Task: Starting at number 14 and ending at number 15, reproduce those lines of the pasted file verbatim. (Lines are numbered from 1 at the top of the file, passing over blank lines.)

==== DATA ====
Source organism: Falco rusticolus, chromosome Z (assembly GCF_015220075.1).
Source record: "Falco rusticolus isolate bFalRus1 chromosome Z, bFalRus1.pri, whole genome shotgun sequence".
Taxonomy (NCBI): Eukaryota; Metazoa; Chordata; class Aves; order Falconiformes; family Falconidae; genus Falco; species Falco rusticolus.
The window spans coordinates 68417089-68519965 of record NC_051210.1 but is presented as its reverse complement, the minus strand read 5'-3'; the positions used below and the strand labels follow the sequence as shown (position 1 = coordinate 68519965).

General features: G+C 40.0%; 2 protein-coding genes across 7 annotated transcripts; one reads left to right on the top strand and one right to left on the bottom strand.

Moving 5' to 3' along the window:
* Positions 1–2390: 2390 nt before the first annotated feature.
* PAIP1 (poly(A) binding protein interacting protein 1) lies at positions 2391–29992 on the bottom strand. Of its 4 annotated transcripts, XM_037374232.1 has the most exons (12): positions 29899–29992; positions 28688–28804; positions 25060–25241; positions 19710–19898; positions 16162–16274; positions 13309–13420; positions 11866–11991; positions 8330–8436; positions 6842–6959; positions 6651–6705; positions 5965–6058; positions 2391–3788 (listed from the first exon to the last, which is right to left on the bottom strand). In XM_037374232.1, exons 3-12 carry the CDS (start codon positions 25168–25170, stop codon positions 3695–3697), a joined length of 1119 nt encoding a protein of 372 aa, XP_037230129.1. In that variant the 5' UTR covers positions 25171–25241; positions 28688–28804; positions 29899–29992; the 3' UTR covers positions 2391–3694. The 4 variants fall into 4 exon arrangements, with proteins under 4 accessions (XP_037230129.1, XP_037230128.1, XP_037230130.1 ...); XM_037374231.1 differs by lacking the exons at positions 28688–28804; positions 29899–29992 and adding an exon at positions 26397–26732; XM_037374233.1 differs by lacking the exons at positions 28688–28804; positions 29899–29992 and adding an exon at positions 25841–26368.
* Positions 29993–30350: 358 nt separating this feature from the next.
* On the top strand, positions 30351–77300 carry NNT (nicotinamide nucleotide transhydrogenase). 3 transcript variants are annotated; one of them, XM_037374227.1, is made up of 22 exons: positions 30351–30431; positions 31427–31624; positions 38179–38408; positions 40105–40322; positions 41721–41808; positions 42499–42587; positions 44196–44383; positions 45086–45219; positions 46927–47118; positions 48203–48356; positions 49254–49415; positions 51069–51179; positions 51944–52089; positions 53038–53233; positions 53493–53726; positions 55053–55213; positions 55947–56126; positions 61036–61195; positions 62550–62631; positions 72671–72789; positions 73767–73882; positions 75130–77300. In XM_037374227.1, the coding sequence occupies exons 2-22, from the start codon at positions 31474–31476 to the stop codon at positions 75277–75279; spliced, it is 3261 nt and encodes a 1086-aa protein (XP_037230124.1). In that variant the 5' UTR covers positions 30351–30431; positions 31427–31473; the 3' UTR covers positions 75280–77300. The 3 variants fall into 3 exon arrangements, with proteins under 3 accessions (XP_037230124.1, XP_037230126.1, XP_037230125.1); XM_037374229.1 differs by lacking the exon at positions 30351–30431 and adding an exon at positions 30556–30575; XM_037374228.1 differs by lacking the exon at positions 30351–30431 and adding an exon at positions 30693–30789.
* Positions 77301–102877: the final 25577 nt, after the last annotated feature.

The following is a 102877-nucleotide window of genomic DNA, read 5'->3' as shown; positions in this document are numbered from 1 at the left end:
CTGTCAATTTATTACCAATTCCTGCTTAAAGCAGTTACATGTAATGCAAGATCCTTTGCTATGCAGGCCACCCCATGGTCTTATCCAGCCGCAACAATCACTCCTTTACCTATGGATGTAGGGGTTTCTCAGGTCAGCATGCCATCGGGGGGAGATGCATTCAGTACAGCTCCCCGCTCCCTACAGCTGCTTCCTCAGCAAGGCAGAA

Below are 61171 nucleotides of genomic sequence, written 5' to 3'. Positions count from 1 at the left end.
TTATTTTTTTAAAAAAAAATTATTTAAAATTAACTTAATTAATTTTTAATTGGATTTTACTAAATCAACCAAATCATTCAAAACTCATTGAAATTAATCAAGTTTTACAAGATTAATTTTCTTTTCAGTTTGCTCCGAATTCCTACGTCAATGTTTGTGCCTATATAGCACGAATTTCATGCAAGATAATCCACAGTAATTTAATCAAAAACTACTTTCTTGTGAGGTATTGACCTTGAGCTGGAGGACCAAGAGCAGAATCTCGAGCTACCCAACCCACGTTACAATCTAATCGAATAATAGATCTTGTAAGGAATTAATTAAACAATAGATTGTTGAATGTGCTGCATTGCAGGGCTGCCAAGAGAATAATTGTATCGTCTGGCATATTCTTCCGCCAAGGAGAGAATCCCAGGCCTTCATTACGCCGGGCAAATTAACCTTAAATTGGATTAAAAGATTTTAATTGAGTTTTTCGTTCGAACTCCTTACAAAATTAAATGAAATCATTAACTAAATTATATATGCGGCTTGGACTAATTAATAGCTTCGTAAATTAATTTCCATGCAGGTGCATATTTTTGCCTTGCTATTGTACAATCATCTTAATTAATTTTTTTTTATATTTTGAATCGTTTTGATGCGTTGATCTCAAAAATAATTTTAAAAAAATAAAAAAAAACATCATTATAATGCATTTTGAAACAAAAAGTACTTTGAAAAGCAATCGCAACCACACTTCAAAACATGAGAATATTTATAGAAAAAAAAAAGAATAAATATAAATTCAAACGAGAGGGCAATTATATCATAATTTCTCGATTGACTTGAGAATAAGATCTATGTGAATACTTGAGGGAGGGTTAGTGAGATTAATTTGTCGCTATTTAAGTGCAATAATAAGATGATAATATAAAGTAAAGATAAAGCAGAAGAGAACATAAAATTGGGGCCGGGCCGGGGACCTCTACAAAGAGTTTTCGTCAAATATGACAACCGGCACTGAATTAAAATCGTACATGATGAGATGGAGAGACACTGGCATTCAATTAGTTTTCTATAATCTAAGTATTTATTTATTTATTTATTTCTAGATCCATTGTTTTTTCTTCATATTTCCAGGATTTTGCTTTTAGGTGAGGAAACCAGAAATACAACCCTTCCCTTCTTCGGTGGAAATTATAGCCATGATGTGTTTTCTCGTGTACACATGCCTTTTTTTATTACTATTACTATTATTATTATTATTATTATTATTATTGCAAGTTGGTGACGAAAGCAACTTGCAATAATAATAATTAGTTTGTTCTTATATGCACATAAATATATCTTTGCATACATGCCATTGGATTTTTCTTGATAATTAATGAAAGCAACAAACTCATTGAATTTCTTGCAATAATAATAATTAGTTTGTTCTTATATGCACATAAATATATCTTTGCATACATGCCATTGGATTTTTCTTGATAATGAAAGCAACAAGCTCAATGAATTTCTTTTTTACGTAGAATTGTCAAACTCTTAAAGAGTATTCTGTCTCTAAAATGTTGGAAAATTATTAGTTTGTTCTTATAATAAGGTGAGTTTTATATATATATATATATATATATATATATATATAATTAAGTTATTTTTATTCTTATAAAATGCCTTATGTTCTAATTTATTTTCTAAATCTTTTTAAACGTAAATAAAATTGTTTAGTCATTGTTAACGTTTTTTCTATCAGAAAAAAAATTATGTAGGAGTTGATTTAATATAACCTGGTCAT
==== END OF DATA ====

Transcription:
Below are 61171 nucleotides of genomic sequence, written 5' to 3'. Positions count from 1 at the left end.
TTATTTTTTTAAAAAAAAATTATTTAAAATTAACTTAATTAATTTTTAATTGGATTTTACTAAATCAACCAAATCATTCAAAACTCATTGAAATTAATCAAGTTTTACAAGATTAATTTTCTTTTCAGTTTGCTCCGAATTCCTACGTCAATGTTTGTGCCTATATAGCACGAATTTCATGCAAGATAATCCACAGTAATTTAATCAAAAACTACTTTCTTGTGAGGTATTGACCTTGAGCTGGAGGACCAAGAGCAGAATCTCGAGCTACCCAACCCACGTTACAATCTAATCGAATAATAGATCTTGTAAGGAATTAATTAAACAATAGATTGTTGAATGTGCTGCATTGCAGGGCTGCCAAGAGAATAATTGTATCGTCTGGCATATTCTTCCGCCAAGGAGAGAATCCCAGGCCTTCATTACGCCGGGCAAATTAACCTTAAATTGGATTAAAAGATTTTAATTGAGTTTTTCGTTCGAACTCCTTACAAAATTAAATGAAATCATTAACTAAATTATATATGCGGCTTGGACTAATTAATAGCTTCGTAAATTAATTTCCATGCAGGTGCATATTTTTGCCTTGCTATTGTACAATCATCTTAATTAATTTTTTTTTATATTTTGAATCGTTTTGATGCGTTGATCTCAAAAATAATTTTAAAAAAATAAAAAAAAACATCATTATAATGCATTTTGAAACAAAAAGTACTTTGAAAAGCAATCGCAACCACACTTCAAAACATGAGAATATTTATAGAAAAAAAAAAGAATAAATATAAATTCAAACGAGAGGGCAATTATATCATAATTTCTCGATTGACTTGAGAATAAGATCTATGTGAATACTTGAGGGAGGGTTAGTGAGATTAATTTGTCGCTATTTAAGTGCAATAATAAGATGATAATATAAAGTAAAGATAAAGCAGAAGAGAACATAAAATTGGGGCCGGGCCGGGGACCTCTACAAAGAGTTTTCGTCAAATATGACAACCGGCACTGAATTAAAATCGTACATGATGAGATGGAGAGACACTGGCATTCAATTAGTTTTCTATAATCTAAGTATTTATTTATTTATTTATTTCTAGATCCATTGTTTTTTCTTCATATTTCCAGGATTTTGCTTTTAGGTGAGGAAACCAGAAATACAACCCTTCCCTTCTTCGGTGGAAATTATAGCCATGATGTGTTTTCTCGTGTACACATGCCTTTTTTTATTACTATTACTATTATTATTATTATTATTATTATTATTGCAAGTTGGTGACGAAAGCAACTTGCAATAATAATAATTAGTTTGTTCTTATATGCACATAAATATATCTTTGCATACATGCCATTGGATTTTTCTTGATAATTAATGAAAGCAACAAACTCATTGAATTTCTTGCAATAATAATAATTAGTTTGTTCTTATATGCACATAAATATATCTTTGCATACATGCCATTGGATTTTTCTTGATAATGAAAGCAACAAGCTCAATGAATTTCTTTTTTACGTAGAATTGTCAAACTCTTAAAGAGTATTCTGTCTCTAAAATGTTGGAAAATTATTAGTTTGTTCTTATAATAAGGTGAGTTTTATATATATATATATATATATATATATATATATAATTAAGTTATTTTTATTCTTATAAAATGCCTTATGTTCTAATTTATTTTCTAAATCTTTTTAAACGTAAATAAAATTGTTTAGTCATTGTTAACGTTTTTTCTATCAGAAAAAAAATTATGTAGGAGTTGATTTAATATAACCTGGTCAT